David Gilbert, a service user and Director of InHealth Associates which carried out an evaluation of IPS implementation, provides his professional and personal view.


By David Gilbert

25 years ago, I was recovering from mental health problems. With my confidence shot, I needed support to get a job to help my healing and rebuild my life. I never got that support.

How life turns.

Rachel and I have been evaluating a ‘return to work’ scheme for people with mental health problems – the IPS model that ensures dedicated support from ‘employment specialists’ to get people into paid work.

We looked at what helps and gets in the way of implementing IPS across six mental health trusts. 300 interviews later…

We heard about the immense benefits of IPS – helping people find jobs and kickstarting lives. This had a knock on effect on staff morale and professional pride. The dedicated Employment Specialists were seen as kind, professional and people-centred. Where people’s trust had been broken, IPS went some way to repairing it.

We heard about the immense benefits of IPS – helping people find jobs and kickstarting lives. This had a knock on effect on staff morale and professional pride.

An early flood of referrals from mental health teams showed how ripe services are for this approach. The one thing we expected to find – health professional resistance – was uncommon. And client success stories overcame a few reservations about the model (IPS is all about finding proper paid jobs – not about volunteering, or accessing education).

The employment specialist teams had to cope with success and hard wire systems quickly (referral processes, record sharing, reporting). They were located alongside health professionals wherever possible, attended community mental health team meetings and developed beneficial informal relationships – which cannot be over-estimated – over coffee.

There were problems – feelings of admin overload, confusion over reporting lines, clarity of roles across operational and strategic roles, difficulties engaging with employers, etc. Like any innovation, IPS is exciting and disruptive. Managing change requires communication, business implementation and influencing skills.

The voluntary sector did not always embrace IPS. Did this new kid in town threaten their hard work? Was their own funding at risk? Once again, it was the building of understanding (that IPS is one part of a spectrum of support) that enabled joint working. Relationships with staff at local DWP and jobs/benefits support agencies were hard too – and bureaucracy caused a few tears. But even in such arid partnership territory, strong alliances developed.

Like any innovation, IPS is exciting and disruptive. Managing change requires communication, business implementation and influencing skills.

At corporate level, there seemed a genuine passion for the work, sometimes arising from personal experience: “once you have that emotional connection, the penny drops and you see the need for a sustainable package that reduces reliance on services”. 

IPS seems a no-brainer: Happy clients, happy staff. But as projects edged forward, hope became tinged with uncertainty. “Just because it works… no guarantee of funding” said one interviewee. We were left scratching our heads as to why. Different teams in different sites in different ways made huge efforts – with mixed success garnering continued funding.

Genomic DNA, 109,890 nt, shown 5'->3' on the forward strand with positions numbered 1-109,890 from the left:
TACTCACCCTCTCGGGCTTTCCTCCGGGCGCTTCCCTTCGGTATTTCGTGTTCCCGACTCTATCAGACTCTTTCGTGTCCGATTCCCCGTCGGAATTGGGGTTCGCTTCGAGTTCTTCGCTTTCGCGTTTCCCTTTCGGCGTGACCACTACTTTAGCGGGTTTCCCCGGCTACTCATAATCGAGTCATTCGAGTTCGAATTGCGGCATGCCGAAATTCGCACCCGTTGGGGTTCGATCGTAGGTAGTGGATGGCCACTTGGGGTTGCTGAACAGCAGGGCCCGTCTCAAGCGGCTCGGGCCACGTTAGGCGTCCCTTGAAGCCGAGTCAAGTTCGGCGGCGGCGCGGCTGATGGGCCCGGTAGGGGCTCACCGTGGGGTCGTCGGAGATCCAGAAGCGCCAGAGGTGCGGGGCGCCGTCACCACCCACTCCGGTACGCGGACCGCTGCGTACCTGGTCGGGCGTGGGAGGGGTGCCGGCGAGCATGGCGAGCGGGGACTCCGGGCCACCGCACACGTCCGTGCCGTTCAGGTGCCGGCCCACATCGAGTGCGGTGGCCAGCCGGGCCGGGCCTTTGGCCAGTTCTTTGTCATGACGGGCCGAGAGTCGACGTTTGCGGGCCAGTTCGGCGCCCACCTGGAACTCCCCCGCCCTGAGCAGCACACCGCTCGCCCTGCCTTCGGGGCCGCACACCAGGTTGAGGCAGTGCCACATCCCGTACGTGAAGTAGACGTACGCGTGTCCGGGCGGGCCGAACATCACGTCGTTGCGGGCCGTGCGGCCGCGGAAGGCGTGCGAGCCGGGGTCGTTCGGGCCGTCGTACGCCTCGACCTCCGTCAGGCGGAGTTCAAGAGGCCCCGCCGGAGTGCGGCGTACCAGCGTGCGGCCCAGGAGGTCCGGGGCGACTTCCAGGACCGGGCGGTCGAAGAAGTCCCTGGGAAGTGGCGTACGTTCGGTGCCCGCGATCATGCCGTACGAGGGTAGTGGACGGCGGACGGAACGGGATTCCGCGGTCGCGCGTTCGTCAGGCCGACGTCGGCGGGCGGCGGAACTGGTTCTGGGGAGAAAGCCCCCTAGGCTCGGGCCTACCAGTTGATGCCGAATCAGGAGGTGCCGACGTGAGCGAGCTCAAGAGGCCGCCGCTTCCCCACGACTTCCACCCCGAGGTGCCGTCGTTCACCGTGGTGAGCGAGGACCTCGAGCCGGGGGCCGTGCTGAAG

Was 18 months too short a time both to establish the service and seek new monies? Was it a failure to sell the benefits? Were projects too complacent that ‘evidence’ would win the day? Were champions sidelined during corporate decision making? Is the NHS risk averse? Is ‘outcome-based’ commissioning not yet for real? These were some of the interpretations we heard.

Whatever the answer, success followed in sites where commissioners had ring-fenced recovery-type approaches. This allowed space for IPS to be part of over-arching strategies. And where trusts themselves were shifting towards less biomedical approaches across the board, sustainability was better built in from the off. The next wave of IPS pioneers need to take a long hard look at the rapidly evolving commissioning landscape.

The next wave of IPS pioneers need to take a long hard look at the rapidly evolving commissioning landscape.

IPS is not perfect. Its singular scope of support into paid work comes with a flip side. There needs to be wider focus on preventing people at work getting ill in the first place (otherwise IPS is merely picking up the pieces) and IPS must be part of more integrated support across a spectrum of support needs: training and education, voluntary work and paid employment. Ironically, IPS can also risk skewing delivery. It is so good, that gaps in other provision can look bad!

And disappointments?  Personally, I was surprised that early rhetoric about linking IPS to service user involvement did not happen. And few users got jobs in host trusts, perhaps showing the need to engage better with HR teams. Or illustrating perhaps a residue of a stigmatising staff culture.

With my service user hat on, I would advocate more of a focus across systems on ‘what matters’ and ensuring users and carers are part of senior decision making. If service users had power to influence commissioning intentions, my guess is that this would augment the case for such an impressive psycho-social intervention.

Overall, I became persuaded just how good IPS can be, if implementation is done well. I wish it had been around when I needed it! The system has always under-estimated our capabilities. Just because minds are knocked off kilter and our trust damaged, this does not make us unable – with a little help – to work, to be paid, to be valued. I hope IPS becomes the norm. I hope our report helps.


Read the report here